et al.
    Westerlund, Lars
    Luleå University of Technology, Department of Engineering Sciences and Mathematics, Energy Science.
    An open absorption system installed at a sawmill: Description of pilot plant used for timber and bio-fuel drying2000In: Energy, ISSN 0360-5442, E-ISSN 1873-6785, Vol. 25, no 11, p. 1067-1079Article in journal (Refereed)
    Abstract [en]

    This work describes a pilot plant and its different parts in a system used for bio-fuel drying and timber drying with an open absorption process. This technique has not been used previously in Sweden in this application. The open absorption system has been installed on four timber dryers and one bio-fuel dryer at a sawmill located in the northern part of Sweden. The annual energy demand for the dryers has decreased considerably. The specific heat demand for a conventional drying system is about 5970 kJ/kg of evaporated water. For the open absorption system, the corresponding value is a heat demand of approximately 1400 kJ/kg of evaporated water. At the same time, an additional 360 kJ/kg of electricity has to be supplied. Here, 45,000 m3 per year of dried bio-fuel has been sold on the market as a result of the decreased heat demand in the wood dryers at the sawmill. The plant has been working well and has had a high availability. The pay-off time for the investment will be approximately 3 years for nondiscounted cash-flows

  • 4. Johansson, Lars
    et al.
    Westerlund, Lars
    Luleå University of Technology, Department of Engineering Sciences and Mathematics, Energy Science.
    CFD modeling of the quench in a pressurized entrained flow black liquor gasification reactor2006In: CHISA 2004: 16th International Congress of Chemical and Process Engineering, 22 - 26 August 2004, Prague, Czech Republic, Prague, 2006, p. 11399-11409Conference paper (Refereed)
    Abstract [en]

    Black liquor, a biomass-based fuel formed in the papermaking process has traditionally been burned in recovery boilers to generate steam and electricity and recover the inorganic chemicals. Pressurized black liquor gasification offers an attractive alternative to the recovery boiler that has the potential to add a net electrical power of the order of 1000 MW to the Swedish power grid at full integration. Chemrec AB, one of the leading actors has developed an entrained down flow reactor. A development plant has been designed and is to be taken into operation during 2004, At the laboratory of Energy Technology Centre (ETC) in Pitea, Sweden. The plant will operate at 30 bar (a) and 30 tons/day black liquor will be gasified. The entrained flow reactor consists of two parts. In the gasification reactor black liquor is supplied together with an oxidant. Combustible fuel gases and inorganic smelt is formed. The smelt and fuel gases are transported to the quench cooler in the lower part where it is rapidly cooled by spray nozzles. The smelt is separated from the fuel gases by gravitation. At LTU a CFD model of the quench has been developed using the commercial code FLUENT 6. The simulations were performed in steady state using the segregated solver. A non structured mesh with approximately 48000 cells was used in the study. The results show that the model is predicting the flow pattern, velocity field and temperature field. The separation of smelt from the gas flow shows that droplets larger then 100 μm will be collected in the bottom of the quench but smaller droplets will travel with the gas flow to the quench outlet. Further work is required in order to make the model more complete. Radiation needs to be included as well as important chemical reactions. The model also needs to be validated against measurement data when the development plant is in operation.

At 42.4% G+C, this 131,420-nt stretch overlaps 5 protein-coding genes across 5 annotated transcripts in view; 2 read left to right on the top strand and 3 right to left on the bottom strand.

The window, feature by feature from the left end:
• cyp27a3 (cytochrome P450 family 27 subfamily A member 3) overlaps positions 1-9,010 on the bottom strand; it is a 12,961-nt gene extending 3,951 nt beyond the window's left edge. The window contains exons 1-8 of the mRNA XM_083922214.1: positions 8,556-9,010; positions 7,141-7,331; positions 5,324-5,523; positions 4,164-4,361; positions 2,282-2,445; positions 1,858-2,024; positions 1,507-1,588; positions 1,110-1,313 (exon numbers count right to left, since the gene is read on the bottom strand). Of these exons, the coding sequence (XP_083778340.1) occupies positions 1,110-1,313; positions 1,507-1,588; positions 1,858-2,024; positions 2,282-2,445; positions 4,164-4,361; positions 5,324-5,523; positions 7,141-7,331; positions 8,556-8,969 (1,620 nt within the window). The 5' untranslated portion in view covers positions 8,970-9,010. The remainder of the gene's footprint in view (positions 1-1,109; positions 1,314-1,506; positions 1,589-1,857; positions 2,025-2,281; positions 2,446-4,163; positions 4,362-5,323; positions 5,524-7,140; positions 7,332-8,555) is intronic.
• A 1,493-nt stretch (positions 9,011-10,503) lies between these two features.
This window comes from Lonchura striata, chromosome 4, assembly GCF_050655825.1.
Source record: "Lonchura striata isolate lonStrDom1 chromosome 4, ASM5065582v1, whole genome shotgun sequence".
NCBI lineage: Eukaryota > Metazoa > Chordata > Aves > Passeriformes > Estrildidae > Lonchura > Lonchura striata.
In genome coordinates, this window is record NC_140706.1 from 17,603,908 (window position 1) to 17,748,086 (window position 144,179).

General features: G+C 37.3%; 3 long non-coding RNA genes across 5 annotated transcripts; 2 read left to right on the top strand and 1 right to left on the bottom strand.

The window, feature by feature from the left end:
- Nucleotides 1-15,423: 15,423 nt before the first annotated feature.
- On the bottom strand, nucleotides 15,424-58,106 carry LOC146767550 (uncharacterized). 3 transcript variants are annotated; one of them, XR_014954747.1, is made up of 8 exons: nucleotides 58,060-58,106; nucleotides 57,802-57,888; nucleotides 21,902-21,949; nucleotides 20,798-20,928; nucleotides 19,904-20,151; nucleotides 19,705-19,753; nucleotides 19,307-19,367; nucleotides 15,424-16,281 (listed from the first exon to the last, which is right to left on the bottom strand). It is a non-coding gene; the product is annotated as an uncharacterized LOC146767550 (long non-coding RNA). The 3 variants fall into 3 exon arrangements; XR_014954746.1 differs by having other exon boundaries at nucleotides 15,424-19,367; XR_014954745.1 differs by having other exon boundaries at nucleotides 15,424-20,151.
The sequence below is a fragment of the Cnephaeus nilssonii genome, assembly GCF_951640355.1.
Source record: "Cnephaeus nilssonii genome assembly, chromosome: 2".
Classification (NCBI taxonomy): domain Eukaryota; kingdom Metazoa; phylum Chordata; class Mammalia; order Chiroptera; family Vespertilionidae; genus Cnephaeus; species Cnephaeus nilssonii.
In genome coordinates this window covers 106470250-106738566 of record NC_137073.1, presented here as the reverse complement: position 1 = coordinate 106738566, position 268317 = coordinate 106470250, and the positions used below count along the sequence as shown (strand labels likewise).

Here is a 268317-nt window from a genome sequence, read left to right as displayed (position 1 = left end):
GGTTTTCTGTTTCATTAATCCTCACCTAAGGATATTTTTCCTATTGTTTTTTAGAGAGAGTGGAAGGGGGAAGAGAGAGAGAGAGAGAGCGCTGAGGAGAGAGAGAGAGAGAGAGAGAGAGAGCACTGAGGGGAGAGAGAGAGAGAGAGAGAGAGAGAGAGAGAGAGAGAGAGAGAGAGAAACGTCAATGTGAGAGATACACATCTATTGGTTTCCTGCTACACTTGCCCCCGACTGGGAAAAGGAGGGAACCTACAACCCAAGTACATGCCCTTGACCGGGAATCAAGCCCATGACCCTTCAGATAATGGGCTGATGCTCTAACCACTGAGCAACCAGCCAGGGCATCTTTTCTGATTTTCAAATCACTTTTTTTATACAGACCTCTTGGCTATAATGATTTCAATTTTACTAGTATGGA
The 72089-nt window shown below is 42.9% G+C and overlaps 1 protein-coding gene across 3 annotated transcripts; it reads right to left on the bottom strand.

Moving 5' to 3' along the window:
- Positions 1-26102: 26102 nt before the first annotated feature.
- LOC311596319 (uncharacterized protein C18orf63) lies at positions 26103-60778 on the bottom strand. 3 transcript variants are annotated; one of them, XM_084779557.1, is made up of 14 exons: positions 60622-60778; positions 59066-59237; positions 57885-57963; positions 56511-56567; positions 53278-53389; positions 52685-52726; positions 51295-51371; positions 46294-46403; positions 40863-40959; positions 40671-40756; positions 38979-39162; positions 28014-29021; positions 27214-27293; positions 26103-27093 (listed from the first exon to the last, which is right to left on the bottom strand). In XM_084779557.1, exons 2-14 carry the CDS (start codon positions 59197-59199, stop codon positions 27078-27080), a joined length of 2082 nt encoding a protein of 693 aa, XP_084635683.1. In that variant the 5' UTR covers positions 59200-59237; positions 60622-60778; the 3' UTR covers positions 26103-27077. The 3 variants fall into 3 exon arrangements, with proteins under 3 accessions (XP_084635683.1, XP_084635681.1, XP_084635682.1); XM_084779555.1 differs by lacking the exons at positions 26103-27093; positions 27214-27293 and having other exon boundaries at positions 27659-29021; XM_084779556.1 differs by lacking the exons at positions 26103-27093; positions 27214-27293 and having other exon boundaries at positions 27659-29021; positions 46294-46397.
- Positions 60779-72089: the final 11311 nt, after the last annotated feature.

• 5. Johansson, Lars
    et al.
    Westerlund, Lars
    Luleå University of Technology, Department of Engineering Sciences and Mathematics, Energy Science.
    Energieffektiv biobränsletorkning med öppen absorptionsprocess: beskrivning av befintligt system samt parameterstudie som underlag till systemförbättringar1999Report (Other academic)
    Abstract [sv]